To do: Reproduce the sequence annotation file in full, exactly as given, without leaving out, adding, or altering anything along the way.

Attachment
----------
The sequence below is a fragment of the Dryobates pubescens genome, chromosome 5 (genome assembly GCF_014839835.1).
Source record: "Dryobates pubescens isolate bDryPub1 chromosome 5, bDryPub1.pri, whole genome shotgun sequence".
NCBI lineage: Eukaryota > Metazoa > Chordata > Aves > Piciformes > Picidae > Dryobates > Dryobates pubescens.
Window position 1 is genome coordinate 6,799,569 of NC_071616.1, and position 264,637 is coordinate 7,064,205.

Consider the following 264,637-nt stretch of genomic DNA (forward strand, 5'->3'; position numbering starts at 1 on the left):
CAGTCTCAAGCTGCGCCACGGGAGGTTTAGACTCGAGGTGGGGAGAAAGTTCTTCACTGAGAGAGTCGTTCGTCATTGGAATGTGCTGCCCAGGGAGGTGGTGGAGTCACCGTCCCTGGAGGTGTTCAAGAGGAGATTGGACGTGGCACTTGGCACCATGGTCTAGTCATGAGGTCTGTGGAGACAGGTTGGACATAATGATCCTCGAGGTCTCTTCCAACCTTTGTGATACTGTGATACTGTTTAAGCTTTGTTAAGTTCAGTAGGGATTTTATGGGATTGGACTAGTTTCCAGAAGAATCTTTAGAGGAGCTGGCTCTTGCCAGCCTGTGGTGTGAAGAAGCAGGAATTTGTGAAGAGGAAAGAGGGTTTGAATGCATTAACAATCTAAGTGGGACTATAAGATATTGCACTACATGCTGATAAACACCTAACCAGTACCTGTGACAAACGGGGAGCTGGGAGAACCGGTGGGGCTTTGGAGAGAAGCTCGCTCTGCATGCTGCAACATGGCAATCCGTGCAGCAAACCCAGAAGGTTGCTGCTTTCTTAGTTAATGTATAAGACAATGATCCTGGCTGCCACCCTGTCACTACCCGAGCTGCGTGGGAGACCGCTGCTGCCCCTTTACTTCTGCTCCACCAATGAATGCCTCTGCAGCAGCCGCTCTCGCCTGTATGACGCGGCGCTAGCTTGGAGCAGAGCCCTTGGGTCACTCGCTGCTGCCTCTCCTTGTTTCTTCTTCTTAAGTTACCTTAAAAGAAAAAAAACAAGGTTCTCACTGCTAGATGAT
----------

The sequence below is a fragment of the Dryobates pubescens genome, chromosome 5 (genome assembly GCF_014839835.1).
Source record: "Dryobates pubescens isolate bDryPub1 chromosome 5, bDryPub1.pri, whole genome shotgun sequence".
NCBI lineage: Eukaryota > Metazoa > Chordata > Aves > Piciformes > Picidae > Dryobates > Dryobates pubescens.
Window position 1 is genome coordinate 6,799,569 of NC_071616.1, and position 264,637 is coordinate 7,064,205.

Consider the following 264,637-nt stretch of genomic DNA (forward strand, 5'->3'; position numbering starts at 1 on the left):
CAGTCTCAAGCTGCGCCACGGGAGGTTTAGACTCGAGGTGGGGAGAAAGTTCTTCACTGAGAGAGTCGTTCGTCATTGGAATGTGCTGCCCAGGGAGGTGGTGGAGTCACCGTCCCTGGAGGTGTTCAAGAGGAGATTGGACGTGGCACTTGGCACCATGGTCTAGTCATGAGGTCTGTGGAGACAGGTTGGACATAATGATCCTCGAGGTCTCTTCCAACCTTTGTGATACTGTGATACTGTTTAAGCTTTGTTAAGTTCAGTAGGGATTTTATGGGATTGGACTAGTTTCCAGAAGAATCTTTAGAGGAGCTGGCTCTTGCCAGCCTGTGGTGTGAAGAAGCAGGAATTTGTGAAGAGGAAAGAGGGTTTGAATGCATTAACAATCTAAGTGGGACTATAAGATATTGCACTACATGCTGATAAACACCTAACCAGTACCTGTGACAAACGGGGAGCTGGGAGAACCGGTGGGGCTTTGGAGAGAAGCTCGCTCTGCATGCTGCAACATGGCAATCCGTGCAGCAAACCCAGAAGGTTGCTGCTTTCTTAGTTAATGTATAAGACAATGATCCTGGCTGCCACCCTGTCACTACCCGAGCTGCGTGGGAGACCGCTGCTGCCCCTTTACTTCTGCTCCACCAATGAATGCCTCTGCAGCAGCCGCTCTCGCCTGTATGACGCGGCGCTAGCTTGGAGCAGAGCCCTTGGGTCACTCGCTGCTGCCTCTCCTTGTTTCTTCTTCTTAAGTTACCTTAAAAGAAAAAAAACAAGGTTCTCACTGCTAGATGAT